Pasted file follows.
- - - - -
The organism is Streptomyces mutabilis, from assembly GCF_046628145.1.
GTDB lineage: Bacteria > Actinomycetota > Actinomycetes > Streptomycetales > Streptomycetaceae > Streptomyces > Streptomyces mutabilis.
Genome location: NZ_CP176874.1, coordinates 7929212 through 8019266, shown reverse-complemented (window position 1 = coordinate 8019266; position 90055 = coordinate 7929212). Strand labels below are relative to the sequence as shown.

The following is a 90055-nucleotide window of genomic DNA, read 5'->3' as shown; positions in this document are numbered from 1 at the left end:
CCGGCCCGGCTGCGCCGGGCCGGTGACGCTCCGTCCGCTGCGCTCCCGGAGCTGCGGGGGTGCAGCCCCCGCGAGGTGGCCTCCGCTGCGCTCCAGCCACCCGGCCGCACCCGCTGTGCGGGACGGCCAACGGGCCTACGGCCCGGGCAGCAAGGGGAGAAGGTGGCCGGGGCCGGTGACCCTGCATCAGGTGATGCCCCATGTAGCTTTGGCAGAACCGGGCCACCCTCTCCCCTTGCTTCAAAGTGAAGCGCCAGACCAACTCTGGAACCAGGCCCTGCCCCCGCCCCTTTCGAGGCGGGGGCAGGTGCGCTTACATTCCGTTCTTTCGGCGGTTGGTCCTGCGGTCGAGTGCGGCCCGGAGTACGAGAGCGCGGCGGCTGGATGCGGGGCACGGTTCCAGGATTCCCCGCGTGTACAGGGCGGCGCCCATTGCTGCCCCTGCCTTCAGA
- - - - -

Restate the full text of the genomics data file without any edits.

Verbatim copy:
The organism is Streptomyces mutabilis, from assembly GCF_046628145.1.
GTDB lineage: Bacteria > Actinomycetota > Actinomycetes > Streptomycetales > Streptomycetaceae > Streptomyces > Streptomyces mutabilis.
Genome location: NZ_CP176874.1, coordinates 7929212 through 8019266, shown reverse-complemented (window position 1 = coordinate 8019266; position 90055 = coordinate 7929212). Strand labels below are relative to the sequence as shown.

The following is a 90055-nucleotide window of genomic DNA, read 5'->3' as shown; positions in this document are numbered from 1 at the left end:
CCGGCCCGGCTGCGCCGGGCCGGTGACGCTCCGTCCGCTGCGCTCCCGGAGCTGCGGGGGTGCAGCCCCCGCGAGGTGGCCTCCGCTGCGCTCCAGCCACCCGGCCGCACCCGCTGTGCGGGACGGCCAACGGGCCTACGGCCCGGGCAGCAAGGGGAGAAGGTGGCCGGGGCCGGTGACCCTGCATCAGGTGATGCCCCATGTAGCTTTGGCAGAACCGGGCCACCCTCTCCCCTTGCTTCAAAGTGAAGCGCCAGACCAACTCTGGAACCAGGCCCTGCCCCCGCCCCTTTCGAGGCGGGGGCAGGTGCGCTTACATTCCGTTCTTTCGGCGGTTGGTCCTGCGGTCGAGTGCGGCCCGGAGTACGAGAGCGCGGCGGCTGGATGCGGGGCACGGTTCCAGGATTCCCCGCGTGTACAGGGCGGCGCCCATTGCTGCCCCTGCCTTCAGA